Ahhh summer. If you are not melting on the East Coast or Southeast then hopefully you are relaxing on the left coast or surviving the brutal heat of the Midwest. As such, it seems a perfect time to reflect on how we got to where we are intellectually. Here at T of M, we are revisiting some old classics that shaped our thought in our younger years along with, as is true of any work, their flaws
Michel Foucault, Discipline and Punish: The Birth of the Prison, 1975
Foucault’s influential classic can be credited (blamed in some people’s eyes) for fueling a shift in how historians and others think about discourse and the creation of social norms. Along with works such as The History of Sexuality Vol. I (1976) and The Origin of Things: An Archeaology of the Human Sciences (1966), one could argue Foucault almost single handedly altered what we consider to be “fact” or “truth,” suggesting that often each operated much as a social/political construct rather than an innate reality. Some of his more ardent followers would even go so far as to argue that the idea of empirical fact itself is problematic.
My first encounter with Foucault occurred as a nineteen year old freshman in the mid-1990s (ahh the “salad days” of mid tempo grunge rock facsimiles – Bush anyone?) meeting my university’s three quarter sociology requirement. Having never encountered Foucault’s brand of history and logic, I remember not completely understanding much of his argument the first time around. Undoubtedly, Foucault’s opening scene, a public execution, serves as a striking introduction into the kind of systems of surveillance and control at the heart of his work. Still, though much of Foucault remained opaque in my initial reading, I remember also drawing out a very simple but valuable theme: the most powerful systems of surveillance and control were those we imposed on ourselves out of fear of an invisible (and possibly non existent) regulatory structure. As a high school and college jock, all I could think about was how I attempted to regulate my own behavior in the hopes of avoiding condemnation (and subsequent loss of playing time) from my coaches. In my mind, coach was always ruefully watching my each and every action.
Even with this understanding, Foucault’s writing style confused me. I remember asking the prof at the time, “Did Foucault write any of this, it just seems like block quotes?” Talk about naïve. To his credit, my professor answered my inquiry without a note of condescension, almost bemused by my idiocy. As I got older and had to reread Foucault for classes in grad school, the wider effect of his arguments began to sink in. In my early 30s, I even had the opportunity to visit Philadelphia’s Eastern State Prison, subject of part of the book, giving me a physical and spatial understanding of Foucault’s muse.
Undoubtedly, others found Foucault’s works inspiring much earlier. Writer Edmund White reflected on Foucault’s effect (one should note White is speaking of Foucault’s collection of works not just Discipline and Punish) on him in the 1970s:
His central idea had a liberating effect on me: that we are all – philosophers, children, and chemical engineers alike – constricted as to what we can think by prevailing discourses of our period. As he put it, “We cannot think no matter what no matter when…” (City Boy, 149)
Nonetheless, as White’s own reflection illustrates Foucault had flaws. First, the idea of agency seems almost non-existent. If one adheres too strictly to Discipline and Punish’s arguments, people seem less like people and more like vessels that dominant forces in society simply fill and shape or as the aforementioned White summarized, “no one was immune to the subduing power of discourse.” (City Boy, 149) What about those individuals and movements that oppose dominant forces? How do we explain such developments? Another issue regarding Foucault regards how he has been used over the past four decades. Is there any scholar who is referenced more than Foucault over the past 20 years and sometimes in ways that require far greater explanation? Anyone who has taken a grad school history course has undoubtedly been in class with someone who dropped a couple catch phrases from Foucault’s work (bio-politics anyone?) to make a profound point that in actuality lacked true profoundness.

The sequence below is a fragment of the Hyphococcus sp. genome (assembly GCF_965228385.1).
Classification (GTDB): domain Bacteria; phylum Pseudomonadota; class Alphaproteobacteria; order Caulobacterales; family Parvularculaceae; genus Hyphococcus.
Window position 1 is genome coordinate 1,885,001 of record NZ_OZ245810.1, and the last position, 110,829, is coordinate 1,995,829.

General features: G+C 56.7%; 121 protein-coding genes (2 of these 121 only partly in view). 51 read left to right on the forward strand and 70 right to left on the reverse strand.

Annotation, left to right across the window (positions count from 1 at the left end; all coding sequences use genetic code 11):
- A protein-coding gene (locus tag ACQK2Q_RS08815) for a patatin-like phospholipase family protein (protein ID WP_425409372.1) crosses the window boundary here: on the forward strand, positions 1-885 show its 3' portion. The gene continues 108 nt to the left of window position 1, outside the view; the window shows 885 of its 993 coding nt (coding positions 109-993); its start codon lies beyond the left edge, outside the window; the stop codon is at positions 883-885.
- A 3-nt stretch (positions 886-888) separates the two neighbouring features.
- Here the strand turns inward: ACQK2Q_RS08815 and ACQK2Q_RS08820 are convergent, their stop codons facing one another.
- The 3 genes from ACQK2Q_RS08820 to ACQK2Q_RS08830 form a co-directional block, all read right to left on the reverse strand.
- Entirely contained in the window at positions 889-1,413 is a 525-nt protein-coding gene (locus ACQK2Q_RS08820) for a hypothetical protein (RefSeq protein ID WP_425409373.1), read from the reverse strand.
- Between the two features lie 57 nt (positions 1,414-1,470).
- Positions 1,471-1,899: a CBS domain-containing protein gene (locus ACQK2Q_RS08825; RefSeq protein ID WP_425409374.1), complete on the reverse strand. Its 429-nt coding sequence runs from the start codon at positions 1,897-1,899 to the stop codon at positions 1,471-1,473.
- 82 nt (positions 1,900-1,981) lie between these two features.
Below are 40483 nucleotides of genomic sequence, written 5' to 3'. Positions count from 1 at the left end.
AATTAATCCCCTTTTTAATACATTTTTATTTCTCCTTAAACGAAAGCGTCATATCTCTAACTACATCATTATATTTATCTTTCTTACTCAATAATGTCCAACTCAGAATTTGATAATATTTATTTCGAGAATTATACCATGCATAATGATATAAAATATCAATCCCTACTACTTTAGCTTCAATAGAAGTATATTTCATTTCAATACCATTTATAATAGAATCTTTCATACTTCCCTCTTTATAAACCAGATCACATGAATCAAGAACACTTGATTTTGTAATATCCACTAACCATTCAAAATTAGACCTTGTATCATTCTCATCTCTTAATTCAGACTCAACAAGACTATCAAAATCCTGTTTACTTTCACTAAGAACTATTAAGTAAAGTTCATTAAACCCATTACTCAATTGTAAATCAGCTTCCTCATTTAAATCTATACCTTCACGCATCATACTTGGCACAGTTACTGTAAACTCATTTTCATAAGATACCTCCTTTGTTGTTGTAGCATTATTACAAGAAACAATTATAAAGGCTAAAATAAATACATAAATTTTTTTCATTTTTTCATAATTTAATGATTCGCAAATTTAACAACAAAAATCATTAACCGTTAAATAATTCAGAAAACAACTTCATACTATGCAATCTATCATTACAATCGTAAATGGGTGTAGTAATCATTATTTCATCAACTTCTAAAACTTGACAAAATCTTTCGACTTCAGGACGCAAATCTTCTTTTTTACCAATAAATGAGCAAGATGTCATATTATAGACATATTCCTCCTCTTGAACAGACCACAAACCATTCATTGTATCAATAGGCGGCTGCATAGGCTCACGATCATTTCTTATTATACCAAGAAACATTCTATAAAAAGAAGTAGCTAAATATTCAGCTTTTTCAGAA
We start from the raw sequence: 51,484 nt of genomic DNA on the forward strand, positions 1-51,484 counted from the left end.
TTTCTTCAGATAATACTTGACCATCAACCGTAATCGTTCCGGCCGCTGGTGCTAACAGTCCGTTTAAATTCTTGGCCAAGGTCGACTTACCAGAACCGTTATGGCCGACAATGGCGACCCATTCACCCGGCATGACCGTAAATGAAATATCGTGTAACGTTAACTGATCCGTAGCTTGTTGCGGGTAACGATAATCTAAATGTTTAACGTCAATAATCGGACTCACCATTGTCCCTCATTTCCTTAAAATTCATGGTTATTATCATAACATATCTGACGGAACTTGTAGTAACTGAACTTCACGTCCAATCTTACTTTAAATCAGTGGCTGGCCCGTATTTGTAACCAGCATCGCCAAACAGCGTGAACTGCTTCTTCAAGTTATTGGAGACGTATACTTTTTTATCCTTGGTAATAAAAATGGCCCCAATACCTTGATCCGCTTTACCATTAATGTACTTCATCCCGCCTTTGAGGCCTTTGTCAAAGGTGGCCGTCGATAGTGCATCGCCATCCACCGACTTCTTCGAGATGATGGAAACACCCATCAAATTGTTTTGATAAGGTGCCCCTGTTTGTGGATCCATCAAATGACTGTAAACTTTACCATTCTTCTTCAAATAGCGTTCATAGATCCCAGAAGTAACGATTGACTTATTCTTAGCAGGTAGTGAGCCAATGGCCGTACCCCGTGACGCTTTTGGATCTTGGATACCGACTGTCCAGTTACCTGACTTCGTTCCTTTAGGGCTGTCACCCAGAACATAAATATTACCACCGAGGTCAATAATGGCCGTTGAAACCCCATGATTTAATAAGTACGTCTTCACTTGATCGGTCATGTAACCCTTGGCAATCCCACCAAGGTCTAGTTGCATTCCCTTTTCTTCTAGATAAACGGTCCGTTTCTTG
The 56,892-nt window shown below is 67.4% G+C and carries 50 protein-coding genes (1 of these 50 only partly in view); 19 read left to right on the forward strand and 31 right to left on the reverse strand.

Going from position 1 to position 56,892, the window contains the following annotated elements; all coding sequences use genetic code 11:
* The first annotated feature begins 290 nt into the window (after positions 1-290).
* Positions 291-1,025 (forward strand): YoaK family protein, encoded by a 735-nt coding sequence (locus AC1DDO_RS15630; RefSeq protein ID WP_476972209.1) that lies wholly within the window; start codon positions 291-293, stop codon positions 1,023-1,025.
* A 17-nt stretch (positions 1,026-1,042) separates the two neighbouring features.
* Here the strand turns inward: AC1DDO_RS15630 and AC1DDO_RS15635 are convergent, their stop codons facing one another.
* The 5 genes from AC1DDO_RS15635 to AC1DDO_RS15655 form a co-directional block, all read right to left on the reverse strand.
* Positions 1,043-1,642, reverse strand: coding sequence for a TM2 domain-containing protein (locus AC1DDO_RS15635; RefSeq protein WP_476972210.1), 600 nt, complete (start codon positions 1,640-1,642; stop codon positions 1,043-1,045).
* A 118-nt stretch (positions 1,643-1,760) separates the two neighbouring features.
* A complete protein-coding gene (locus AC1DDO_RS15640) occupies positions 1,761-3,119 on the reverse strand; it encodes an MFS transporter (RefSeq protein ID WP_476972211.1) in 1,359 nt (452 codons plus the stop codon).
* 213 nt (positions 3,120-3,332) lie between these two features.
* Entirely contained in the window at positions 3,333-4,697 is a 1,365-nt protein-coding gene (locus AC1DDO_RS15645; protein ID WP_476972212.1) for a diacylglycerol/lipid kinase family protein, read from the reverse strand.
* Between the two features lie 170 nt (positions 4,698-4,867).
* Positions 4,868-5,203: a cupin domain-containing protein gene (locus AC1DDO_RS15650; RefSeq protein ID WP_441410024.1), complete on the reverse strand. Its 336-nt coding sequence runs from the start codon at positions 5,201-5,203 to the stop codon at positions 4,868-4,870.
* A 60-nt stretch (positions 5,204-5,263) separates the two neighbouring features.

Granted, Foucault himself resented such developments. Identity politics remained anathema to the French philosopher. The confessional society that oozes from reality TV and Oprah served as cautionary tales for him. As White notes, Foucault rejected “‘the culture of avowal’ by which he meant a culture that thought every individual had a secret, that that secret was sexual, and that by confessing it one had come to terms with one’s essence.” Moreover, even White disagreed with Foucault’s intransigence on this issue: “Yes, it might be wrong to consider one’s sexuality to be the key to one’s identity — and in the ultimate scheme of things perhaps gay identity politics have led to the easy packaging and commodification of our experience, a trivialization of the bacchic rites. Nevertheless what we desire is crucial to who we are.” (City Boy, 186). However, whatever Foucault thought of identity politics, it failed to stop others from employing his arguments too widely. Of course punishing Foucault for the faults of his acolytes hardly seems fair, but no one ever said life was.
Clearly, Foucault deserves far more praise than condemnation. Discipline and Punish, along with his other works, shaped my own approach to history and writing. Discourse does have power. It does shape us, just maybe not quite as much as Foucault argued. Still, it goes without saying that Foucault’s discourse certainly influenced me.